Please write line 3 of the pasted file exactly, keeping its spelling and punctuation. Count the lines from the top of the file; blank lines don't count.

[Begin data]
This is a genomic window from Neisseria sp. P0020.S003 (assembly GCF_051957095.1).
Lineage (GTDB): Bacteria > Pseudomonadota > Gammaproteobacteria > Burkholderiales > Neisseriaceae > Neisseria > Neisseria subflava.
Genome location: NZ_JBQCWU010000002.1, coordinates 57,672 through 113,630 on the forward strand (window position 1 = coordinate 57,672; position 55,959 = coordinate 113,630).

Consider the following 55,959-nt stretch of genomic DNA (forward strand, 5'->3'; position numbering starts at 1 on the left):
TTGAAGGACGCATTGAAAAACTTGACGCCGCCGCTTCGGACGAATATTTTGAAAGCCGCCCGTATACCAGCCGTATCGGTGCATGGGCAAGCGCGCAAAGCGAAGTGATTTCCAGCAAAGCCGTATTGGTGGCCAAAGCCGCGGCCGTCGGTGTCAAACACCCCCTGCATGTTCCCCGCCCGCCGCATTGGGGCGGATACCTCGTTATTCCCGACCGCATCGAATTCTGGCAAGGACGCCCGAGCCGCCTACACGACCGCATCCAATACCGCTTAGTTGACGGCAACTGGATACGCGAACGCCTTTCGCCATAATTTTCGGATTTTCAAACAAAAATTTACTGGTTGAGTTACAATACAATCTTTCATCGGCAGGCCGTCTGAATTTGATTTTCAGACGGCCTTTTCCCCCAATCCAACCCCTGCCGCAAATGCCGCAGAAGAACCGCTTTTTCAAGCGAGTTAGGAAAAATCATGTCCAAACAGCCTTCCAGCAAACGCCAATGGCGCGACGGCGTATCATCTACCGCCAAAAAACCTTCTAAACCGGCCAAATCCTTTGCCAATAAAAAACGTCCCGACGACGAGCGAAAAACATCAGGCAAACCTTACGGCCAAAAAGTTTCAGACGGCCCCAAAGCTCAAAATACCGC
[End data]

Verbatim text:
Genome location: NZ_JBQCWU010000002.1, coordinates 57,672 through 113,630 on the forward strand (window position 1 = coordinate 57,672; position 55,959 = coordinate 113,630).